As Bush campaigns, Florida struggles with his schools legacy
TALLAHASSEE, Fla. (AP) - Jeb Bush's signature achievement in education policy as Florida governor may be faltering. Bush championed what became known as Common Core education standards, and as governor achieved a set of high-stakes tests for students and a system of grading schools. They became the centerpiece of an education agenda that defines much of his legacy in office. In the Republican presidential race, any mention of Common Core is a red flag for conservatives. Bush rarely talks about it by name as he campaigns. But he's not backed down on what is the core of Common Core - the conviction that states need to raise school standards.

As Clinton campaigns, complications with her old boss arise
WASHINGTON (AP) - President Barack Obama seemed to call Hillary Rodham Clinton's idea of a no-fly zone in Syria "half-baked." Clinton described the president's immigration strategy as "harsh and aggressive." And as Obama tries to rally Democrats around the chief economic proposal of his second term, the party's presidential front-runner has stayed conspicuously silent. With Clinton looking for ways to distinguish her ideas from those of her former boss, their relationship has grown increasingly complicated. No issue presents more potential for friction than trade. For months, Clinton has resisted weighing in on the Trans-Pacific Partnership, which has divided the Democratic base.

Thousands of drug inmates approved for early prison release
WASHINGTON (AP) - Drug criminals once described by prosecutors as unrepentant repeat offenders are among those poised to benefit from new sentencing guidelines that are shrinking punishments for thousands of federal prisoners, according to an Associated Press review of court records. Many defendants cleared for early release starting this fall fit a more sympathetic profile: small-time dealers targeted by a draconian approach to drug enforcement. But an AP analysis of roughly 100 court cases also identified defendants who carried semi-automatic weapons, had past convictions for crimes including robbery and assault, moved cocaine shipments across states and participated in international heroin smuggling.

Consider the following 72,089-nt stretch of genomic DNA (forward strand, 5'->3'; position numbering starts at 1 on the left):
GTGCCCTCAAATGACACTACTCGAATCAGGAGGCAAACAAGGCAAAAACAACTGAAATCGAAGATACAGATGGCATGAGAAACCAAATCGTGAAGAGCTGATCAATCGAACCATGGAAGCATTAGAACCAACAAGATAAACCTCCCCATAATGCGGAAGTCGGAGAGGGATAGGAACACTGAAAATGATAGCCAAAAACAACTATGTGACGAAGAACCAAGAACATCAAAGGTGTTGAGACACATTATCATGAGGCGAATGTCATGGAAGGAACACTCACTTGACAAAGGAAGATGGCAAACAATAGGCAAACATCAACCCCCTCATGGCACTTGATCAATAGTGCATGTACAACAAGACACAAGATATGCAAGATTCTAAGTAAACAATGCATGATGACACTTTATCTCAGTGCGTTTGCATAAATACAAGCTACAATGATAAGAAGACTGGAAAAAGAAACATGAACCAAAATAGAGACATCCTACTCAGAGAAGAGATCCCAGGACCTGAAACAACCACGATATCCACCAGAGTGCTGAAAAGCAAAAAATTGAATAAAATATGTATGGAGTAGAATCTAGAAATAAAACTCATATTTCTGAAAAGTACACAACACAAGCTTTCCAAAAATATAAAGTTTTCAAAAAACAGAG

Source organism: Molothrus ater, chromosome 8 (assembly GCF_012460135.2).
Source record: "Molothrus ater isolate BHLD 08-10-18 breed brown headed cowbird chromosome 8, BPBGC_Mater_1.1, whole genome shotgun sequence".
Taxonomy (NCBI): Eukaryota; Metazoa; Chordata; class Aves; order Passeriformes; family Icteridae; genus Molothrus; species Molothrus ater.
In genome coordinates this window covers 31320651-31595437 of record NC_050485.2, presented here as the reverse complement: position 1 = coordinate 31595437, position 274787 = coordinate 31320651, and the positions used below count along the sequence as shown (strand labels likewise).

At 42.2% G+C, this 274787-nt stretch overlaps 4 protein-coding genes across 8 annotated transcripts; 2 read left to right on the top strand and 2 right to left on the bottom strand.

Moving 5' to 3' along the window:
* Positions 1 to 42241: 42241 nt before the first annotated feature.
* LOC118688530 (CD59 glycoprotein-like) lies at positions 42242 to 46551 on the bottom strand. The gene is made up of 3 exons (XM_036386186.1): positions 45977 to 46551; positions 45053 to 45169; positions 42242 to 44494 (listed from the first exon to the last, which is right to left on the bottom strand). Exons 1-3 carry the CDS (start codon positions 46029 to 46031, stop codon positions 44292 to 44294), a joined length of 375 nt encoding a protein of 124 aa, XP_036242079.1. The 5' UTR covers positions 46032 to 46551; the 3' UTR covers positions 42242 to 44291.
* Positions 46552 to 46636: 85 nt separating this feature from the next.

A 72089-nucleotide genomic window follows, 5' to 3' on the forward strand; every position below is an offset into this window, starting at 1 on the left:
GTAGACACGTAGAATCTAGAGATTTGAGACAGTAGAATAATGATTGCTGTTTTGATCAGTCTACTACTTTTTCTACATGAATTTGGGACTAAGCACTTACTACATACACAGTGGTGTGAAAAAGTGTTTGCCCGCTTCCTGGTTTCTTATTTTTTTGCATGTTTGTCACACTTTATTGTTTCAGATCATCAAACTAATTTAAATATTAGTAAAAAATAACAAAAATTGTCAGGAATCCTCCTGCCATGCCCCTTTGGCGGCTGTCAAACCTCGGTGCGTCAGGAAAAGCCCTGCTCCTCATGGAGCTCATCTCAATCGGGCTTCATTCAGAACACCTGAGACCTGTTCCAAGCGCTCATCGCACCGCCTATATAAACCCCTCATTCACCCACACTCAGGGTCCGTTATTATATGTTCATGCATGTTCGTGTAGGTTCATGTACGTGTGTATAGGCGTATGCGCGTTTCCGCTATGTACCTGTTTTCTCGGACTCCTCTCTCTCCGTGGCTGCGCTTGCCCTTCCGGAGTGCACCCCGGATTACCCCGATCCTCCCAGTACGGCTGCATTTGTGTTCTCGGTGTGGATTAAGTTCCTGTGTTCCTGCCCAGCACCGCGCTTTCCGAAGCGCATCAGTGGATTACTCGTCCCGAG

Scientists win Nobel chemistry award for work on DNA repair
STOCKHOLM (AP) - Three scientists from Sweden, the U.S. and Turkey won the Nobel Prize in chemistry on Wednesday for showing how cells repair damaged DNA, work that's inspired the development of new cancer treatments. Swedish scientist Tomas Lindahl, American Paul Modrich and U.S.-Turkish national Aziz Sancar shared the 8 million Swedish kronor (about $960,000) award for research done in the 1970s and '80s. The Royal Swedish Academy of Sciences said their work on DNA repair had provided "fundamental knowledge" about how cells function and shed light on the mechanisms behind both cancer and aging. Lindahl, 77, is an emeritus group leader at Francis Crick Institute and Emeritus director of Cancer Research UK at Clare Hall Laboratory in Britain.

Keuchel sharp, Astros beat Yankees 3-0 in AL wild-card game
NEW YORK (AP) - A year ago, no one could've pictured this. Yet here they were, Dallas Keuchel and the Houston Astros, soaking in champagne, merrily posing for a victory shot on the mound at Yankee Stadium. After all that losing, this was one October win to remember. Pitching on three days' rest for the first time in his career, Keuchel baffled New York for six innings of three-hit ball. Colby Rasmus and Carlos Gomez homered, and the Astros beat the Yankees 3-0 Tuesday night in the American League wild-card game. "Nobody really gave us anything at the start of the year.